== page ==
industry. This generated an estimated $250-$300 billion in economic activity since 1975. In 2010 alone, our industry generated $12 billion of economic activity and accounted for 65,000 U.S. jobs, mostly in manufacturing.3
We understand that other parties have argued against the adoption of low sulfur fuel standards because of increased investment that may be necessary at the refinery level to meet the lower sulfur standard and because of an alleged increase in the cost of gasoline for consumers. We believe that
increased business investment is good for America and we are prepared to make the investment to meet the new Tier 3 tailpipe standards. We believe our customers in the automobile industry share this view.4
3 Manufacturers of Emission Controls Association, “MECA Highlights Economic Benefits of Mobile Source Emissions Control Industry,” March 11, 2011.
4 Bainwol, Mitch. Letter. Alliance of Automobile Manufacturers, October 6, 2011.
We also believe that the cost to consumers of low sulfur fuel is insignificant, at less than $5 per year for an average American driver.5 This small increased cost of fuel will be more than offset for American consumers by the health benefits of cleaner air arising from the new Tier 3 emission and fuel standards.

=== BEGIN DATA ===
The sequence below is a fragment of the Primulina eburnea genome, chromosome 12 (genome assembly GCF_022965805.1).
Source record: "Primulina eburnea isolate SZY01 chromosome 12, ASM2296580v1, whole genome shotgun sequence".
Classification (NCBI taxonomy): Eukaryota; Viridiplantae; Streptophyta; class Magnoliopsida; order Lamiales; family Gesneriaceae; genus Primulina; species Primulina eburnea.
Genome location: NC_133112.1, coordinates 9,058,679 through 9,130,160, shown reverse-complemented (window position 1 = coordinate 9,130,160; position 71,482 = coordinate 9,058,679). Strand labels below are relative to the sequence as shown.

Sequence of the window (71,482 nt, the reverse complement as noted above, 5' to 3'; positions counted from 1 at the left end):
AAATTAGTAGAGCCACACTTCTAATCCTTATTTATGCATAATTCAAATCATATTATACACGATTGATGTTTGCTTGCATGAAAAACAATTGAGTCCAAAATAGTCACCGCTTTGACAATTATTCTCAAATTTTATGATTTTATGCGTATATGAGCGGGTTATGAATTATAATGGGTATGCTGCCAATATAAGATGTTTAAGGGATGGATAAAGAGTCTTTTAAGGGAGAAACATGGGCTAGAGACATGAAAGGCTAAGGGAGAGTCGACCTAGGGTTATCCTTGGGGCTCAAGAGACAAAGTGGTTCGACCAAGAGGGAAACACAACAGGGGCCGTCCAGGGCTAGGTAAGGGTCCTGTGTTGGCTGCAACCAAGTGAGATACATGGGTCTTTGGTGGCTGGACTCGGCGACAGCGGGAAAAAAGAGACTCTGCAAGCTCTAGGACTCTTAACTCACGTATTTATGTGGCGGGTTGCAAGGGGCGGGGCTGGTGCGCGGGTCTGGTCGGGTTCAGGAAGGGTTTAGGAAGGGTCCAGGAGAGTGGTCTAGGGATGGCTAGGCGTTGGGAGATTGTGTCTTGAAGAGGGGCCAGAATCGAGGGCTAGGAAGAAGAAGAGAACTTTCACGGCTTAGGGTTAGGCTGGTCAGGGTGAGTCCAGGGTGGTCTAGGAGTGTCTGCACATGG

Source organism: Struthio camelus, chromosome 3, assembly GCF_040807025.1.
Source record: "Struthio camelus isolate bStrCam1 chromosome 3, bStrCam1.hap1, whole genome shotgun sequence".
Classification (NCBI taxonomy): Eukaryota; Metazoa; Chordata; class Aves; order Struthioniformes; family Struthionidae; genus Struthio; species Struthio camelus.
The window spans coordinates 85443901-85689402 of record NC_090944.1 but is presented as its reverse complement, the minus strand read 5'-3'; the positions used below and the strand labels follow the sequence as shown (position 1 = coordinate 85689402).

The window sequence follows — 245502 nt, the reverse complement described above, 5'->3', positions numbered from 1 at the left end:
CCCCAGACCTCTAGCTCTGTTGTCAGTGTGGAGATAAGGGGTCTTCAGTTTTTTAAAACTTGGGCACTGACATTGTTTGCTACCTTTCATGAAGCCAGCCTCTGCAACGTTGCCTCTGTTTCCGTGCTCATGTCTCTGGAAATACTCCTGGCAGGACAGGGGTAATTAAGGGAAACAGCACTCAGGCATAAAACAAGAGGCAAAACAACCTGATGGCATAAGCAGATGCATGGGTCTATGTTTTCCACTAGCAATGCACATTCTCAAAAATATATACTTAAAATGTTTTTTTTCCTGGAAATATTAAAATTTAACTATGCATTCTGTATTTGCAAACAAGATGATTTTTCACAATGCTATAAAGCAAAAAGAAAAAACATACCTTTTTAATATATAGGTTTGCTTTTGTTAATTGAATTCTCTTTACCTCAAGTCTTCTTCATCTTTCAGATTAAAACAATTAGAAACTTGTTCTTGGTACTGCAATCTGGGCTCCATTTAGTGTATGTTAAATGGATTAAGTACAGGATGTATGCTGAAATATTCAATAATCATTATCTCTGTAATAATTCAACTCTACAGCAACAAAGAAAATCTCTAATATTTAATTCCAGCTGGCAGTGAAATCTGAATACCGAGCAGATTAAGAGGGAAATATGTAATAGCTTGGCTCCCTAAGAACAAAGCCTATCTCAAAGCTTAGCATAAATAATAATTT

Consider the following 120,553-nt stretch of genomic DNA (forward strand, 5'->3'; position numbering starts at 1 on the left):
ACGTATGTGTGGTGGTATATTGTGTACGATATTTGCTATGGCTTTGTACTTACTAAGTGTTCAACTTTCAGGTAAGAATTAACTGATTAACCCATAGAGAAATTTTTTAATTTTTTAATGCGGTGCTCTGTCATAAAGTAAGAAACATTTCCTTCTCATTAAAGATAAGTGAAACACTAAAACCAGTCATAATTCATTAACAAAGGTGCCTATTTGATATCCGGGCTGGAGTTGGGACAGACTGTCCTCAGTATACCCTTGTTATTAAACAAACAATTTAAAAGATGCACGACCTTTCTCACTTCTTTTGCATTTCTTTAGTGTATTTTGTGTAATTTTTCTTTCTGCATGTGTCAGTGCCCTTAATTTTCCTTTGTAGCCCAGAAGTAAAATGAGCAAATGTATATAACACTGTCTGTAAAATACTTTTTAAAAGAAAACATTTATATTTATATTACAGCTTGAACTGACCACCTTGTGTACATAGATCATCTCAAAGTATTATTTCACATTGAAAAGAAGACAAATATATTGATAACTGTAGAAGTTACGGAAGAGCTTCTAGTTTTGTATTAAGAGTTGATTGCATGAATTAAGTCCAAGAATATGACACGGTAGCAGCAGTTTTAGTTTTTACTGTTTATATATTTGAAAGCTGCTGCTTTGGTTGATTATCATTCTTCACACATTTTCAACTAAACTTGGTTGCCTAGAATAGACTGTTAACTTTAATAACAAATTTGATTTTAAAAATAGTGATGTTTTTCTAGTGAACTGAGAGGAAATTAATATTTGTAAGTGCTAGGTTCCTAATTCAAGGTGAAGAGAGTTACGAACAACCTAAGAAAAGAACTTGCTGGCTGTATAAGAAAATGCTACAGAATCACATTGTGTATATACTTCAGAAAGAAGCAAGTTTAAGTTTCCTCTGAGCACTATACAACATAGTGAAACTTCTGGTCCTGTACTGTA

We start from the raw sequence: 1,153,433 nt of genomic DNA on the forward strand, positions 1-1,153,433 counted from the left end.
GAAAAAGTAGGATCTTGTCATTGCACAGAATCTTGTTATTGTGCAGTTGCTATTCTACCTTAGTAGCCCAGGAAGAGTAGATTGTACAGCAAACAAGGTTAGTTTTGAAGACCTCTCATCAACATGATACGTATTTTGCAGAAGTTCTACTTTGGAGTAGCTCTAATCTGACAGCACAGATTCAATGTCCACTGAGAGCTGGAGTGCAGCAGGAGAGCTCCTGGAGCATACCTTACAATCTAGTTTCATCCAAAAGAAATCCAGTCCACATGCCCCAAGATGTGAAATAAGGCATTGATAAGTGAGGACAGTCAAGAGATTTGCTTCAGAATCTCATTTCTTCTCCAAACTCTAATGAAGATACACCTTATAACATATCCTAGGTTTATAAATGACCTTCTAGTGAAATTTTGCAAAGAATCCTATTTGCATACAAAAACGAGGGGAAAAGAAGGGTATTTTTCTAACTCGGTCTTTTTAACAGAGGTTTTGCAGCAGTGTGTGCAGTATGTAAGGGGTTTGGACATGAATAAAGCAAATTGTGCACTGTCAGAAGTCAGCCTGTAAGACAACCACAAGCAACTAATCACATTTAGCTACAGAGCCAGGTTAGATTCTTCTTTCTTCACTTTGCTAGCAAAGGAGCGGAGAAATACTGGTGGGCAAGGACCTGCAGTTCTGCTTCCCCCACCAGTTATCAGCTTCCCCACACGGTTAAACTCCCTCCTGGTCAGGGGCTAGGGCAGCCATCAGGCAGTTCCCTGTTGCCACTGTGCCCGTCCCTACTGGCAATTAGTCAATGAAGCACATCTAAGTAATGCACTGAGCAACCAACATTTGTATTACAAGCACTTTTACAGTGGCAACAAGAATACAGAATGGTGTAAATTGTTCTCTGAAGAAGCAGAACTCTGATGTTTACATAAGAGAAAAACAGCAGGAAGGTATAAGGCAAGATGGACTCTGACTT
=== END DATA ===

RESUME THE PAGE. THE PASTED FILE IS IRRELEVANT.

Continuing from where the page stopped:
We appreciate the opportunity to make our views known and stand ready to be of assistance to your agency as you proceed with your consideration of Tier 3.
Manufacturers of Emission Controls Association
Emissions Control Technology Association
Bosal Emission Control Systems North America
Clean Diesel Technologies Inc., including Catalytic Solutions Inc. and
Engine Control Systems Limited
Johnson Matthey Inc.
NGK Automotive Ceramics USA, Inc.
Umicore Autocat USA
Unifrax I LLC
cc: Bob Perciasepe, Deputy Administrator, EPA (firstname.lastname@example.org)
Gina McCarthy, Assistant Administrator, OAR (email@example.com)
Nancy Sutley, Chair, CEQ (Nancy_H._Sutley@ceq.eop.gov)
Gary Guzy, Deputy Director, CEQ (Gary_S._Guzy@ceq.eop.gov)
Margo Oge, Director, OAR/OTAQ (firstname.lastname@example.org)
Cass Sunstein, Administrator, OIRA (Cass_R._Sunstein@omb.eop.gov)
Heather Zichal, Deputy Assistant to the President for Energy and Climate Change, (Heather_R._Zichal@who.eop.gov)
5 National Association of Clean Air Agencies, “Cleaner Cars, Cleaner Fuel, Cleaner Air: The Need for and Benefits of Tier 3 Vehicle and Fuel Regulations,” October 2011, p 15. The sulfur provision translates to a cost
of $4.80 per year for the average driver or the equivalent of about 1.5 gallons of gasoline at current prices (assumes 12,000 miles/year, 25 mpg, 1 cent/gal